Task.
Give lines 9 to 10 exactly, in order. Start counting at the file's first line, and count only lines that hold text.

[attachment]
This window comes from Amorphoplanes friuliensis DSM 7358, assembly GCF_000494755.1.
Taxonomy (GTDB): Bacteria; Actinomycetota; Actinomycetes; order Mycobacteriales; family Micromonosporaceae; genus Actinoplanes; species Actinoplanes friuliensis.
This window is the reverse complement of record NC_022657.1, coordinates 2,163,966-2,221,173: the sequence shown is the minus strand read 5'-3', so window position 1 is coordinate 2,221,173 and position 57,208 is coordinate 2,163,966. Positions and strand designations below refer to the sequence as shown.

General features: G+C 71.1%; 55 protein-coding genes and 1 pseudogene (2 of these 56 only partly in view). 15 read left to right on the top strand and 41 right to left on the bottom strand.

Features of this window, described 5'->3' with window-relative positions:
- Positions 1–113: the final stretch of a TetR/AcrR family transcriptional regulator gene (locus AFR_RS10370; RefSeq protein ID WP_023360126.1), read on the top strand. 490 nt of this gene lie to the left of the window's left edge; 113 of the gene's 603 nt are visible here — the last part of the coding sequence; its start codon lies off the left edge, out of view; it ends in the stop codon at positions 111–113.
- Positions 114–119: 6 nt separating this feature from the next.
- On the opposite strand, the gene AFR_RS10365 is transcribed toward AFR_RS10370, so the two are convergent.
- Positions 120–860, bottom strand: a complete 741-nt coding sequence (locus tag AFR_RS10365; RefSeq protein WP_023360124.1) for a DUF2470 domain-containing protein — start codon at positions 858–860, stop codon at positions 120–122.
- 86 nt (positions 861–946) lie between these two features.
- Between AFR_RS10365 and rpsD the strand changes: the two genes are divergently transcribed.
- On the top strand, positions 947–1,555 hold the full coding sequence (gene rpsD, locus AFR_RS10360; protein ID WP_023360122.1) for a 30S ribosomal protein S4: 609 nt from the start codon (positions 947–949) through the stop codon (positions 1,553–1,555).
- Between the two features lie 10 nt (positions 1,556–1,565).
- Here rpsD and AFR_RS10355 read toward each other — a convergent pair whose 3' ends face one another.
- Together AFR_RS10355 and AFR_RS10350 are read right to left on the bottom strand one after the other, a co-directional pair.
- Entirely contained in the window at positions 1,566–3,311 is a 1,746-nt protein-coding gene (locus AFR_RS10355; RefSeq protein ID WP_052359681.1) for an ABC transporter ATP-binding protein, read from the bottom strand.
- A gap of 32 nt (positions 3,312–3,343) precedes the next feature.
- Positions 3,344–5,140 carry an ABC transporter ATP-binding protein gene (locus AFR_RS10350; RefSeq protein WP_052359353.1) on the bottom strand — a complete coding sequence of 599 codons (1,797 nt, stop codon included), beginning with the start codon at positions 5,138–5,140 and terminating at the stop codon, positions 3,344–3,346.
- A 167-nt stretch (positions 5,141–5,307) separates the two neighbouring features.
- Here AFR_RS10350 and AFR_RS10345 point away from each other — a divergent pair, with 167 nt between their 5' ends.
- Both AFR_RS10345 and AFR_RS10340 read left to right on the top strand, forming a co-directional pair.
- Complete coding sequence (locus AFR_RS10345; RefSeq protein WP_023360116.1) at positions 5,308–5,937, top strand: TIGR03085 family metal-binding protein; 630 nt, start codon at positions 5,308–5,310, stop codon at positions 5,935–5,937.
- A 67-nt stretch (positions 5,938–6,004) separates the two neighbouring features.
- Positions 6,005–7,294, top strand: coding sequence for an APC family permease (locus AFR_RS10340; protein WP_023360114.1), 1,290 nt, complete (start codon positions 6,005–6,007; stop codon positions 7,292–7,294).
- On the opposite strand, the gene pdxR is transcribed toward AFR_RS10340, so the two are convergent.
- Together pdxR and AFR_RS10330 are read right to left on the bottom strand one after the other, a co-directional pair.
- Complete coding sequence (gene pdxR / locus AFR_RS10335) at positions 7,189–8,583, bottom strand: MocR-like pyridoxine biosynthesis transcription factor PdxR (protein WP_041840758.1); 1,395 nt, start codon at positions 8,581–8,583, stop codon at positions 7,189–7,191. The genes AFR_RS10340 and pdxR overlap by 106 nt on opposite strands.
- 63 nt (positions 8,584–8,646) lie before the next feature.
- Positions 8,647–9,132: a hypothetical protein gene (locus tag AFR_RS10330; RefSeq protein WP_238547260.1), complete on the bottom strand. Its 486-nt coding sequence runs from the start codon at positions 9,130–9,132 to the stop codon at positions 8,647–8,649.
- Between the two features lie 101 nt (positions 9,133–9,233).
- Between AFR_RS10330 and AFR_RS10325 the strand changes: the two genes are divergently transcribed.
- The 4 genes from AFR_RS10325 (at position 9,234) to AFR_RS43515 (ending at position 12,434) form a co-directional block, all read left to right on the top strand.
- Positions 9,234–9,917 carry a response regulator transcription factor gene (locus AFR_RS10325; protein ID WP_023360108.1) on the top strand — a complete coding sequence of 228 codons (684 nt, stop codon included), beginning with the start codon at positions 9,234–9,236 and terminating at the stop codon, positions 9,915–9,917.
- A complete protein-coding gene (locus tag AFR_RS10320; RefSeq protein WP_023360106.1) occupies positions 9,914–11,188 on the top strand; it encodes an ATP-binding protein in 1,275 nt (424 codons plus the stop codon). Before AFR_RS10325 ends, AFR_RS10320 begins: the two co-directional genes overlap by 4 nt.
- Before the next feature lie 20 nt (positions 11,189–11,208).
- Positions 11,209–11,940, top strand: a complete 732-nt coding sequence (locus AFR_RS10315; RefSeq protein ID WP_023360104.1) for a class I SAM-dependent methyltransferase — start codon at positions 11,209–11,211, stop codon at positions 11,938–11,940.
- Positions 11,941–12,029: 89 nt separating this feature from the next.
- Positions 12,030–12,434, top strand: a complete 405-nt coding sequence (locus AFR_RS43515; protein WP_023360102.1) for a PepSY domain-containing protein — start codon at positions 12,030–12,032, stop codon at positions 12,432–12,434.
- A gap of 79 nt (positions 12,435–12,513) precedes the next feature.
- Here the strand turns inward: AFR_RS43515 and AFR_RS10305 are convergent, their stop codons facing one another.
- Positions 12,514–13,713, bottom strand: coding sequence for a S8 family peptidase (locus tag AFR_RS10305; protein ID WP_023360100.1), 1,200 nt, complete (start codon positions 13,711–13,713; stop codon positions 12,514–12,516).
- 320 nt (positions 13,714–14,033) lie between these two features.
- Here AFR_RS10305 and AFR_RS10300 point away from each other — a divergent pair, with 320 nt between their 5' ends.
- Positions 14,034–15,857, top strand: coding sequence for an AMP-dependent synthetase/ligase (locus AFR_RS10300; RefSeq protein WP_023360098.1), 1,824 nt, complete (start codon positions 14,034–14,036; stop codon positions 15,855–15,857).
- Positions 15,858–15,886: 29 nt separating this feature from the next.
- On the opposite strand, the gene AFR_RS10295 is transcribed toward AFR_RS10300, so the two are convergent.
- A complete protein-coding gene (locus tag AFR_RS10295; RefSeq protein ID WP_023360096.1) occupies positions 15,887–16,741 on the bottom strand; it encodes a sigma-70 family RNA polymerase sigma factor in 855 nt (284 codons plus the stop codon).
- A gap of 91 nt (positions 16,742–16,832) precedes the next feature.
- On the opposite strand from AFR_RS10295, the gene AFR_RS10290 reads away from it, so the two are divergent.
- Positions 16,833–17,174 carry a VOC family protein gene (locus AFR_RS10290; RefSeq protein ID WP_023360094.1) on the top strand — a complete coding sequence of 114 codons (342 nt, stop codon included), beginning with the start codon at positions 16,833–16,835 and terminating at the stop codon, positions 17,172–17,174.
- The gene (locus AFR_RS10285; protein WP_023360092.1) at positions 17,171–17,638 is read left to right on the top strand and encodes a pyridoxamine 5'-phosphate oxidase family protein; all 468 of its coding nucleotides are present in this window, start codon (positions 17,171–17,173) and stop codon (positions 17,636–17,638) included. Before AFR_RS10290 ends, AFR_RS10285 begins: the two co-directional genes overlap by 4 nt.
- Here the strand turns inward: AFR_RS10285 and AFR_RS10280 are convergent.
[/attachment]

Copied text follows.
- Positions 120–860, bottom strand: a complete 741-nt coding sequence (locus tag AFR_RS10365; RefSeq protein WP_023360124.1) for a DUF2470 domain-containing protein — start codon at positions 858–860, stop codon at positions 120–122.
- 86 nt (positions 861–946) lie between these two features.